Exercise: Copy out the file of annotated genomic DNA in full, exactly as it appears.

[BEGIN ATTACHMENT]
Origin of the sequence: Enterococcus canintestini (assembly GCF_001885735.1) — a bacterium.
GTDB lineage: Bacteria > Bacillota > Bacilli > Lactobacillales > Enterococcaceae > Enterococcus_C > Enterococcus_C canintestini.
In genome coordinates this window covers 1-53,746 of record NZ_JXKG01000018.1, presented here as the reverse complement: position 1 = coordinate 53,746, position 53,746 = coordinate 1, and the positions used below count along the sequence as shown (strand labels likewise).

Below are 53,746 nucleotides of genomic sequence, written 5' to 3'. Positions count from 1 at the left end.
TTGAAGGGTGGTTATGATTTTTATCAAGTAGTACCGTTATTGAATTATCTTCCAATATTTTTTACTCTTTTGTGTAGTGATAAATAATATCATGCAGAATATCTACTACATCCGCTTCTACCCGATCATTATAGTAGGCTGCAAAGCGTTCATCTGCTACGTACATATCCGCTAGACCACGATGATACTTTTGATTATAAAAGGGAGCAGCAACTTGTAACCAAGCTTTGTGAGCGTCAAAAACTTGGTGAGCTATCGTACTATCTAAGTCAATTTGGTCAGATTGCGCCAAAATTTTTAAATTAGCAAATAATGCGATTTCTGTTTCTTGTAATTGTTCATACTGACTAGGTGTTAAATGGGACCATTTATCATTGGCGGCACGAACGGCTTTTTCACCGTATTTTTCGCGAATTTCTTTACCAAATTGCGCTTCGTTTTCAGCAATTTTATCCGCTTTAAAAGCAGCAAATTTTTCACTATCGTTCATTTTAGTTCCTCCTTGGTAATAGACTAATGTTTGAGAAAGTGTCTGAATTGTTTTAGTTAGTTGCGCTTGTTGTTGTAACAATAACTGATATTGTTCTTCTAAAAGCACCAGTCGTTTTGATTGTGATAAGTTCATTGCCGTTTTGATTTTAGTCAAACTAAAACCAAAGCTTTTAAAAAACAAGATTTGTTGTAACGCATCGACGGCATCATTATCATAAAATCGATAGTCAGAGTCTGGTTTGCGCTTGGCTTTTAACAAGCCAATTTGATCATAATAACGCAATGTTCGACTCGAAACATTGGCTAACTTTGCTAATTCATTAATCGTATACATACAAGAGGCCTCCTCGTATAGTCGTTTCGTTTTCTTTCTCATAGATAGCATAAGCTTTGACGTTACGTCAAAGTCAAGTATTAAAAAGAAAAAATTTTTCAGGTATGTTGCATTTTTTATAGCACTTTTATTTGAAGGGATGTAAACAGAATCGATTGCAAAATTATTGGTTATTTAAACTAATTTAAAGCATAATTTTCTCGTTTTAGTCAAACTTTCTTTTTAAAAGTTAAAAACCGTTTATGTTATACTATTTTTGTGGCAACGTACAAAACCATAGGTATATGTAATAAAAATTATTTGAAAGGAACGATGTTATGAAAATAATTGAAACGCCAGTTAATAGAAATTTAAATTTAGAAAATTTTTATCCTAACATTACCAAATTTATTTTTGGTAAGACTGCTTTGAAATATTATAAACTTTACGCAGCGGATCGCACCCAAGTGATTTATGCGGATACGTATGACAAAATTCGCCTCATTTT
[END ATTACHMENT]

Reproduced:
Origin of the sequence: Enterococcus canintestini (assembly GCF_001885735.1) — a bacterium.
GTDB lineage: Bacteria > Bacillota > Bacilli > Lactobacillales > Enterococcaceae > Enterococcus_C > Enterococcus_C canintestini.
In genome coordinates this window covers 1-53,746 of record NZ_JXKG01000018.1, presented here as the reverse complement: position 1 = coordinate 53,746, position 53,746 = coordinate 1, and the positions used below count along the sequence as shown (strand labels likewise).

Below are 53,746 nucleotides of genomic sequence, written 5' to 3'. Positions count from 1 at the left end.
TTGAAGGGTGGTTATGATTTTTATCAAGTAGTACCGTTATTGAATTATCTTCCAATATTTTTTACTCTTTTGTGTAGTGATAAATAATATCATGCAGAATATCTACTACATCCGCTTCTACCCGATCATTATAGTAGGCTGCAAAGCGTTCATCTGCTACGTACATATCCGCTAGACCACGATGATACTTTTGATTATAAAAGGGAGCAGCAACTTGTAACCAAGCTTTGTGAGCGTCAAAAACTTGGTGAGCTATCGTACTATCTAAGTCAATTTGGTCAGATTGCGCCAAAATTTTTAAATTAGCAAATAATGCGATTTCTGTTTCTTGTAATTGTTCATACTGACTAGGTGTTAAATGGGACCATTTATCATTGGCGGCACGAACGGCTTTTTCACCGTATTTTTCGCGAATTTCTTTACCAAATTGCGCTTCGTTTTCAGCAATTTTATCCGCTTTAAAAGCAGCAAATTTTTCACTATCGTTCATTTTAGTTCCTCCTTGGTAATAGACTAATGTTTGAGAAAGTGTCTGAATTGTTTTAGTTAGTTGCGCTTGTTGTTGTAACAATAACTGATATTGTTCTTCTAAAAGCACCAGTCGTTTTGATTGTGATAAGTTCATTGCCGTTTTGATTTTAGTCAAACTAAAACCAAAGCTTTTAAAAAACAAGATTTGTTGTAACGCATCGACGGCATCATTATCATAAAATCGATAGTCAGAGTCTGGTTTGCGCTTGGCTTTTAACAAGCCAATTTGATCATAATAACGCAATGTTCGACTCGAAACATTGGCTAACTTTGCTAATTCATTAATCGTATACATACAAGAGGCCTCCTCGTATAGTCGTTTCGTTTTCTTTCTCATAGATAGCATAAGCTTTGACGTTACGTCAAAGTCAAGTATTAAAAAGAAAAAATTTTTCAGGTATGTTGCATTTTTTATAGCACTTTTATTTGAAGGGATGTAAACAGAATCGATTGCAAAATTATTGGTTATTTAAACTAATTTAAAGCATAATTTTCTCGTTTTAGTCAAACTTTCTTTTTAAAAGTTAAAAACCGTTTATGTTATACTATTTTTGTGGCAACGTACAAAACCATAGGTATATGTAATAAAAATTATTTGAAAGGAACGATGTTATGAAAATAATTGAAACGCCAGTTAATAGAAATTTAAATTTAGAAAATTTTTATCCTAACATTACCAAATTTATTTTTGGTAAGACTGCTTTGAAATATTATAAACTTTACGCAGCGGATCGCACCCAAGTGATTTATGCGGATACGTATGACAAAATTCGCCTCATTTT